I’ve got nothing left to say about True Detective, but I’ve got some comments on HBO President Michael Lombardo’s defense of it.
After weeks of fading interest and critical lampooning, we find ourselves one week away from the True Detective season finale. I take that as a blessing.
At this point I don’t really have anything left to say about any individual episode. “Black Maps and Motel Rooms” is about the same as the rest: it’s senseless, confusing, and just not very good. I’ve seen every single minute of this season, and I’m at a loss to tell you exactly what’s going on. True Detective continues to spiral into a mush of conspiracies, double crosses, secret detectives, and senseless killings, and there’s no keeping up. I honestly wonder if these episodes were originally much longer, and were edited into a meaningless pulp to meet time restrictions.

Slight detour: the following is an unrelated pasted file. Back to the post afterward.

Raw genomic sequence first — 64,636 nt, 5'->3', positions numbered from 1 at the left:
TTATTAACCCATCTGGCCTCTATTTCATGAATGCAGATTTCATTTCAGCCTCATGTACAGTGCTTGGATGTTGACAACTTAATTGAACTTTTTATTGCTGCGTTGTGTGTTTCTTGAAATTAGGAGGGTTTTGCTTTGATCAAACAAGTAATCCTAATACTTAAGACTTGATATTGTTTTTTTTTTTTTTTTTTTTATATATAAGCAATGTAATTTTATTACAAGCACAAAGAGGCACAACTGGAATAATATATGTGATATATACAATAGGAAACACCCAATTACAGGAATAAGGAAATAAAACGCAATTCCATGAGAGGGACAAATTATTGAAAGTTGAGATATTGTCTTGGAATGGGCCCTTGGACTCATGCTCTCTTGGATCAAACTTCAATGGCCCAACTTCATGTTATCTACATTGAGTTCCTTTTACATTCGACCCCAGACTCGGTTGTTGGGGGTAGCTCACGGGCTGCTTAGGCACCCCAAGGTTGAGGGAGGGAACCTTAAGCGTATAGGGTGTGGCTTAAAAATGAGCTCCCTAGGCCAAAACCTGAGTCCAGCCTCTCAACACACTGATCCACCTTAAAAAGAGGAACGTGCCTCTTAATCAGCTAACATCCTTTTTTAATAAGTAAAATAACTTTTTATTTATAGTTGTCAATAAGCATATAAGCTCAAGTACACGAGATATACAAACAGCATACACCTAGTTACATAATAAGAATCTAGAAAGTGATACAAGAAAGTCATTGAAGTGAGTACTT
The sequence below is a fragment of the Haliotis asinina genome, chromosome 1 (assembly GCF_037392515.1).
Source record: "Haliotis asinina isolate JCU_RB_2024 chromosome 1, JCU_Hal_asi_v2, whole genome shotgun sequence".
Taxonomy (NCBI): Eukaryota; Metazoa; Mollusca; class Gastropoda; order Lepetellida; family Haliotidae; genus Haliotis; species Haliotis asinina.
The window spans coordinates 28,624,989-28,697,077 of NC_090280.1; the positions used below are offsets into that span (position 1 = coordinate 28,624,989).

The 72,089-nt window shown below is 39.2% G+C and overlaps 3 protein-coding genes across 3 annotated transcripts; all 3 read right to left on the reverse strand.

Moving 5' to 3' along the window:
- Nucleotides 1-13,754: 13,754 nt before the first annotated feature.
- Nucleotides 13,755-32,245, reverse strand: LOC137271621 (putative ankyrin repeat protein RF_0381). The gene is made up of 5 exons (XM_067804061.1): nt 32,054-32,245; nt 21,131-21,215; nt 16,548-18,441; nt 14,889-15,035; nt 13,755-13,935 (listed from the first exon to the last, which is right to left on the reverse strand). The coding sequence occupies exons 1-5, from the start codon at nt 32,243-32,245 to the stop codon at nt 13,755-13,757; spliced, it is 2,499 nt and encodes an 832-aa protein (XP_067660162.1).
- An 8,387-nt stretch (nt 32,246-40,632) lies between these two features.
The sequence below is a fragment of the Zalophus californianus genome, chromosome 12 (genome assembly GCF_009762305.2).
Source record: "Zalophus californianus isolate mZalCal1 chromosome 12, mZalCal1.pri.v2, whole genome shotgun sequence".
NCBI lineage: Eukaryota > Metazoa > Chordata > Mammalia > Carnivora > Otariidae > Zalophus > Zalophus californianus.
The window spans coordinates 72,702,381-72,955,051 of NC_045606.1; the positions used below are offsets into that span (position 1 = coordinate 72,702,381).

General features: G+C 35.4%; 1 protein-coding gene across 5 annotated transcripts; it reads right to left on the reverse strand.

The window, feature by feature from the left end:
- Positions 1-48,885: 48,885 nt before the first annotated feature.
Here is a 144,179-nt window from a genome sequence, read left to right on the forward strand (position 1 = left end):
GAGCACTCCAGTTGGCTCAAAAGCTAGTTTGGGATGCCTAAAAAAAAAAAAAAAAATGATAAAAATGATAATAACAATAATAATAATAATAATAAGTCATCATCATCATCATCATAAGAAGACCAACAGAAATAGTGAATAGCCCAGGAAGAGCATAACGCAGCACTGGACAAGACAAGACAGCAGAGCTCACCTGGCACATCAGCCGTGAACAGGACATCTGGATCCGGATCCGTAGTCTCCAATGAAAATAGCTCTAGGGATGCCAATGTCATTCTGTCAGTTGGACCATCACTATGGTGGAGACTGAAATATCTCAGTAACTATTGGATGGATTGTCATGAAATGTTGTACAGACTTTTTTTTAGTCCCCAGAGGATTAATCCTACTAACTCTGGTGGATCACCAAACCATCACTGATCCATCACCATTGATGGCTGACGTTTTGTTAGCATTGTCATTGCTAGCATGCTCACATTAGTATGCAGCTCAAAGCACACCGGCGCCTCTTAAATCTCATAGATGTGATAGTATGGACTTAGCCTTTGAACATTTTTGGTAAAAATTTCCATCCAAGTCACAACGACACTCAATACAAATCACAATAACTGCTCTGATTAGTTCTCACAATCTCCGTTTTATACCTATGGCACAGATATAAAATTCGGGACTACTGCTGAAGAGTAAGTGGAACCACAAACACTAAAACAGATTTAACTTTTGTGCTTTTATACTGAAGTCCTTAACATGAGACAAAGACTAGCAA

I can hear the show’s few acolytes telling me that I should’ve paid more attention, but that’s not the issue here. I also cover the equally intricate The Americans for Fellowship of the Screen, and I have no problem keeping that straight. Nic Pizzolatto’s scripts are either too muddled, or he hasn’t made me care enough. At least eight characters died in “Black Maps and Motel Rooms,” including a protagonist, but I’d largely describe the episode as… boring. There’s just no way around it: I’ve completely lost interest.